US VP Kamala Harris arrives in Ghana on three-nation African tour
US Vice President Kamala Harris arrived in Ghana on Sunday at the start of a three-nation African tour, as Washington looks to strengthen diplomatic ties on the continent.
The trip to Ghana, Tanzania and Zambia until April 2 comes after a December summit hosted by President Joe Biden in Washington with US leaders and counterparts from Africa, a continent where China and Russia are enjoying rising influence.
Harris, in company of her husband Second Gentleman Douglas Emhoff, was received in Ghana’s capital Accra by Vice President Mahamudu Bawumia and senior government officials.
Accompanied by drumming and dancing, school children welcomed the 49th US vice president with miniature flags of Ghana at the Kotoka International Airport.
In brief remarks, Harris said her visit gives her the opportunity to deepen the relationship between the United States and African partners.
“We are looking forward to this trip as a further statement of the long and enduring and very important relationship and friendship between the people of the United States and those who live on the continent of Africa,” Harris said.
“I am very excited about the future of Africa. I am very excited about the impact of the future of Africa on the rest of the world including the United States of America,” she said.
She said the visit would be addressing such issues as the climate crisis, increasing food security, and growing investment on the continent.
Harris is expected to meet entrepreneurs, students, women and farmers while in Ghana and will also visit the historic Cape Coast Castle where slaves were kept 400 years ago.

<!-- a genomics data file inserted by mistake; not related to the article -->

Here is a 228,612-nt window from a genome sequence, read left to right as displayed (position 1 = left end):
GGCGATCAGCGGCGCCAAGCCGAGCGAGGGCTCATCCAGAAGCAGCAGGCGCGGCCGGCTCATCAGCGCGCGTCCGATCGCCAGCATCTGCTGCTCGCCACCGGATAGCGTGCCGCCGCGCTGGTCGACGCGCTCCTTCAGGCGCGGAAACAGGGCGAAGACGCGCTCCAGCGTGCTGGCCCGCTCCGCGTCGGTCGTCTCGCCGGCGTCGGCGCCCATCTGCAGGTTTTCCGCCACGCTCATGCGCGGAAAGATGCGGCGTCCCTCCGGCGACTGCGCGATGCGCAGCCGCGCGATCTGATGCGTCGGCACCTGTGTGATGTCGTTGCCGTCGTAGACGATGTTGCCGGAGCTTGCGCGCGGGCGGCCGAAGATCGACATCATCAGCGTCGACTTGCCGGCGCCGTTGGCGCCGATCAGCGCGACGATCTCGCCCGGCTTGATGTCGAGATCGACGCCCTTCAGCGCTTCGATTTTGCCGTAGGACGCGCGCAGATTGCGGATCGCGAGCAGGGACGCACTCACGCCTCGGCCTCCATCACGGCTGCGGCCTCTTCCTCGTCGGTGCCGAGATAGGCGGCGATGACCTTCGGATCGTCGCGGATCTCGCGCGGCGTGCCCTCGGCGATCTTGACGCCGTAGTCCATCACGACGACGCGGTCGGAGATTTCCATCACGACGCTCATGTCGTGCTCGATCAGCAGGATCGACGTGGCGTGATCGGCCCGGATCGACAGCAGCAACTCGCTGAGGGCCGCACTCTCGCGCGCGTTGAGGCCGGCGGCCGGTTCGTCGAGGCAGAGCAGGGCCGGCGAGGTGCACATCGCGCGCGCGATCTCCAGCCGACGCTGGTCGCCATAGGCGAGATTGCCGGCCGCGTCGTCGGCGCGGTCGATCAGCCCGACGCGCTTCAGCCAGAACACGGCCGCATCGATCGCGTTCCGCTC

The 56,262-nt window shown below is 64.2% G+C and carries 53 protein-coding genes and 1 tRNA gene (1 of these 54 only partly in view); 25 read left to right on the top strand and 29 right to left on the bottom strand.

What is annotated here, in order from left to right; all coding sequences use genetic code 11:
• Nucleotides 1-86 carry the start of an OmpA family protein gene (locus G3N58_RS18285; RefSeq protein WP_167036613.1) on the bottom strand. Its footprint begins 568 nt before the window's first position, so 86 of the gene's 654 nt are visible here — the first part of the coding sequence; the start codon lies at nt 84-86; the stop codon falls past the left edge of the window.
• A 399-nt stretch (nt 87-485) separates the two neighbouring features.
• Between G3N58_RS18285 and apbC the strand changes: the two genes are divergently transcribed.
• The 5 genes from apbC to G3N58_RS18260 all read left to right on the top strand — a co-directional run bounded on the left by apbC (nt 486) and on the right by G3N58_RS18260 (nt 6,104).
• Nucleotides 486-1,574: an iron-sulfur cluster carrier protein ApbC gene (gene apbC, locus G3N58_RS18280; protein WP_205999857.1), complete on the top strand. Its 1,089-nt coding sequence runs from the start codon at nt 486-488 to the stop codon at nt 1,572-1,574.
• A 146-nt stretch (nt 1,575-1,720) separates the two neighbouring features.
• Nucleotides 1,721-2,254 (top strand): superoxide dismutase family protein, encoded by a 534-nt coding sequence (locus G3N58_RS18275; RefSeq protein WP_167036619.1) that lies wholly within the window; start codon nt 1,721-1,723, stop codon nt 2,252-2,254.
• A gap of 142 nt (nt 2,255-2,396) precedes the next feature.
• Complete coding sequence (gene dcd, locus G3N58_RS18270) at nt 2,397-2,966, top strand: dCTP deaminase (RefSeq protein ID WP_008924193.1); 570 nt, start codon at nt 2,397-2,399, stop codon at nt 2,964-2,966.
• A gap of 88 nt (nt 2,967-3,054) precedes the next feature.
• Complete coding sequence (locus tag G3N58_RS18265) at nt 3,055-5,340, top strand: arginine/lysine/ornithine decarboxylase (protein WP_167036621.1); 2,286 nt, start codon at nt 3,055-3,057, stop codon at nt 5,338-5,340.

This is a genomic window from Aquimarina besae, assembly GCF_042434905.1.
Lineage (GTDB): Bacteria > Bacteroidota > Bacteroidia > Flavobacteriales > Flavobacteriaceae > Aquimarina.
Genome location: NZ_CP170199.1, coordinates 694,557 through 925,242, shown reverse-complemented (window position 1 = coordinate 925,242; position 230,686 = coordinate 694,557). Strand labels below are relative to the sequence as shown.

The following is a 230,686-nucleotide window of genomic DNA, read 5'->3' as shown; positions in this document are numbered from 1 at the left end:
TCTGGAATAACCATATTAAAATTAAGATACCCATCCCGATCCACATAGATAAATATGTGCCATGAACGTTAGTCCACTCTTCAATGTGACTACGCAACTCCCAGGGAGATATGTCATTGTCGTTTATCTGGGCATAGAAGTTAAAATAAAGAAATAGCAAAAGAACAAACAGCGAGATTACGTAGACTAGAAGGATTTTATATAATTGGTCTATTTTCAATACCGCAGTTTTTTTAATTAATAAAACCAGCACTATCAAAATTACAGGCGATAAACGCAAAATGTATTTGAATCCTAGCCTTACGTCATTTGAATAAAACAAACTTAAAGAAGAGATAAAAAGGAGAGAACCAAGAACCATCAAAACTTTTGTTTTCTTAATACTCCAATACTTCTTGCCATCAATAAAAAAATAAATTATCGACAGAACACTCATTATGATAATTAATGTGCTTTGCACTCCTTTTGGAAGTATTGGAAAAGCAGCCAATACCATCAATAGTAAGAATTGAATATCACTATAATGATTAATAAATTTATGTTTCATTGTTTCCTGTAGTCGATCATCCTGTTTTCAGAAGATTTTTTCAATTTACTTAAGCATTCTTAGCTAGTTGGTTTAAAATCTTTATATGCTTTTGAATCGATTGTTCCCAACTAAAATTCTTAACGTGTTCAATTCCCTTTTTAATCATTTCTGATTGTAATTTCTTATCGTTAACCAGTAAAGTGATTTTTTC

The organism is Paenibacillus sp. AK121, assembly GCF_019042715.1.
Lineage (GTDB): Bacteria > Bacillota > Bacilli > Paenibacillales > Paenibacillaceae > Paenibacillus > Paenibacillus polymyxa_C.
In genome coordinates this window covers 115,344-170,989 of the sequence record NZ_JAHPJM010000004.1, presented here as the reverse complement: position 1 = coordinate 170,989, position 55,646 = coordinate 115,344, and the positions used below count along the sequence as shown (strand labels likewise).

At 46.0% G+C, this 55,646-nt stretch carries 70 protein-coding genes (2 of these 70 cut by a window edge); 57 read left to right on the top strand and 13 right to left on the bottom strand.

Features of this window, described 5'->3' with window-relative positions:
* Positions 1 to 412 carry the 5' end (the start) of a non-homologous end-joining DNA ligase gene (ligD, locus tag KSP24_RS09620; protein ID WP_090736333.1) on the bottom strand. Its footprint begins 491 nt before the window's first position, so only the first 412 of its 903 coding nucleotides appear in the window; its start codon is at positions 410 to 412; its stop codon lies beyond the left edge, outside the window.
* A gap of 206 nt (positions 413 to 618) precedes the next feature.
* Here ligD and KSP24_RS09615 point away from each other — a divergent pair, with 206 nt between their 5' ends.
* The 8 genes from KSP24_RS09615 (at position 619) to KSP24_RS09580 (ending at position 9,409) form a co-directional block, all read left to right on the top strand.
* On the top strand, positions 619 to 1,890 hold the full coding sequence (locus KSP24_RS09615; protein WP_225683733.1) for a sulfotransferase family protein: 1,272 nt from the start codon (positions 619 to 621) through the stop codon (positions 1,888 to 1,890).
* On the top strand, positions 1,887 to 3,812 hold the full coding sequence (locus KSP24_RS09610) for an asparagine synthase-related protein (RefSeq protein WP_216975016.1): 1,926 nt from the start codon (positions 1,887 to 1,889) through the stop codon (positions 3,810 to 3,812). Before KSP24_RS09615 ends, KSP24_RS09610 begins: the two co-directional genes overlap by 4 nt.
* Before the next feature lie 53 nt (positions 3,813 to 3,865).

She would hold bilateral talks with President Nana Akufo-Addo and meet civil society representatives.
On Wednesday she will depart Accra for Dar es Salaam, Tanzania in continuation of her African tour.
Ghana is facing an economic crisis with inflation at more than 50 percent and its cedi currency down sharply, hit by the adverse effects of the global pandemic and Ukraine crisis.
Ghana has agreed on a $3 billion credit deal with the IMF to tackle its economic crisis. It is also in talks with China on its problems.
The December summit in Washington was the first of its kind since African leaders came in 2014 to see Barack Obama.
Africa has become more heated as a diplomatic battleground following Russia’s invasion of Ukraine last year, and Russian security involvements in several countries on the continent.
In September, Biden called for an African permanent seat on the UN Security Council, backed a permanent African Union role in the Group of 20 economies and said he was planning a visit — the first by a US president since 2015 — to sub-Saharan Africa.
His wife, Jill Biden, reiterated the commitment to helping African nations get a louder voice at the UN and other international bodies on a trip to Namibia and Kenya in February.